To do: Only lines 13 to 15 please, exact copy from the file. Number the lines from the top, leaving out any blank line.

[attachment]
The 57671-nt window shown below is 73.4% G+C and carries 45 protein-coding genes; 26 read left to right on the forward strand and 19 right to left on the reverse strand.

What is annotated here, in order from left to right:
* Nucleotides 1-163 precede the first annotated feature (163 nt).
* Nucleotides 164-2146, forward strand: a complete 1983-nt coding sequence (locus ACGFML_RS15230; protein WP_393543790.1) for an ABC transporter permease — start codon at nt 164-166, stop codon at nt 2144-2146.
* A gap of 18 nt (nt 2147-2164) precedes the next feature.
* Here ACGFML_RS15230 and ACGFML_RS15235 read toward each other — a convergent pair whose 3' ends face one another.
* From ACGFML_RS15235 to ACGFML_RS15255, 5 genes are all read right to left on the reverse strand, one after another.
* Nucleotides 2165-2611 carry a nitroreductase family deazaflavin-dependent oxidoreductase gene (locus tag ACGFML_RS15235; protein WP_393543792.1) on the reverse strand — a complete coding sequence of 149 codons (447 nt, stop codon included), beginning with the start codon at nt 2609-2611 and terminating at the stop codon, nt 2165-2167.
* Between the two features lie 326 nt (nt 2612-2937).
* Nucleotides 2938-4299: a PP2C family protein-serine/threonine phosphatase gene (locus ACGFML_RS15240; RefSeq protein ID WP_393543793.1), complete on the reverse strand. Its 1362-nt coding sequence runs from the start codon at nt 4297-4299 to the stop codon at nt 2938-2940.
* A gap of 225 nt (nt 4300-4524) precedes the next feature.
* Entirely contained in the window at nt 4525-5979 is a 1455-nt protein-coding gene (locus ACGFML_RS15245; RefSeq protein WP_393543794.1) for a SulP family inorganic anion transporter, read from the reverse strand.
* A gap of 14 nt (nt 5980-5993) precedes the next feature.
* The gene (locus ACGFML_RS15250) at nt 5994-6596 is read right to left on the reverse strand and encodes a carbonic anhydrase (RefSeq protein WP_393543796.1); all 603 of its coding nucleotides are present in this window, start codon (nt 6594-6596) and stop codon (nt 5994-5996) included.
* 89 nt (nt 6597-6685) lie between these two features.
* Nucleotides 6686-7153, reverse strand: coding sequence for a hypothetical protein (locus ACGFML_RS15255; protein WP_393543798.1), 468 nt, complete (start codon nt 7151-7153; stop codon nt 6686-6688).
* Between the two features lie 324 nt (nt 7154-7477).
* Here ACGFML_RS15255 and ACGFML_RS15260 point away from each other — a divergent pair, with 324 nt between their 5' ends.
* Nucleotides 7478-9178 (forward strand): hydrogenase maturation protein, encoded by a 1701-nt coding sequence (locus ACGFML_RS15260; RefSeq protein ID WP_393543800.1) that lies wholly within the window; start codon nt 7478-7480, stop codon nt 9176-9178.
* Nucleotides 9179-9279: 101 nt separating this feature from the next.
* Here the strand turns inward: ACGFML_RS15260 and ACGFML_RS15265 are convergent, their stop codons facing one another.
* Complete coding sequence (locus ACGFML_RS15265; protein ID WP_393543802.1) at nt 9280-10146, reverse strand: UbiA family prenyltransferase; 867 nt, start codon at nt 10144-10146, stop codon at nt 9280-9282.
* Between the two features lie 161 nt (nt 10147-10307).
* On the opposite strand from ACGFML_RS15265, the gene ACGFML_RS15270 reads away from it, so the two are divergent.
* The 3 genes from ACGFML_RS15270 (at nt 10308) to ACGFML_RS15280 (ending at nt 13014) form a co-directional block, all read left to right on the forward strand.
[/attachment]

* A gap of 14 nt (nt 5980-5993) precedes the next feature.
* The gene (locus ACGFML_RS15250) at nt 5994-6596 is read right to left on the reverse strand and encodes a carbonic anhydrase (RefSeq protein WP_393543796.1); all 603 of its coding nucleotides are present in this window, start codon (nt 6594-6596) and stop codon (nt 5994-5996) included.
* 89 nt (nt 6597-6685) lie between these two features.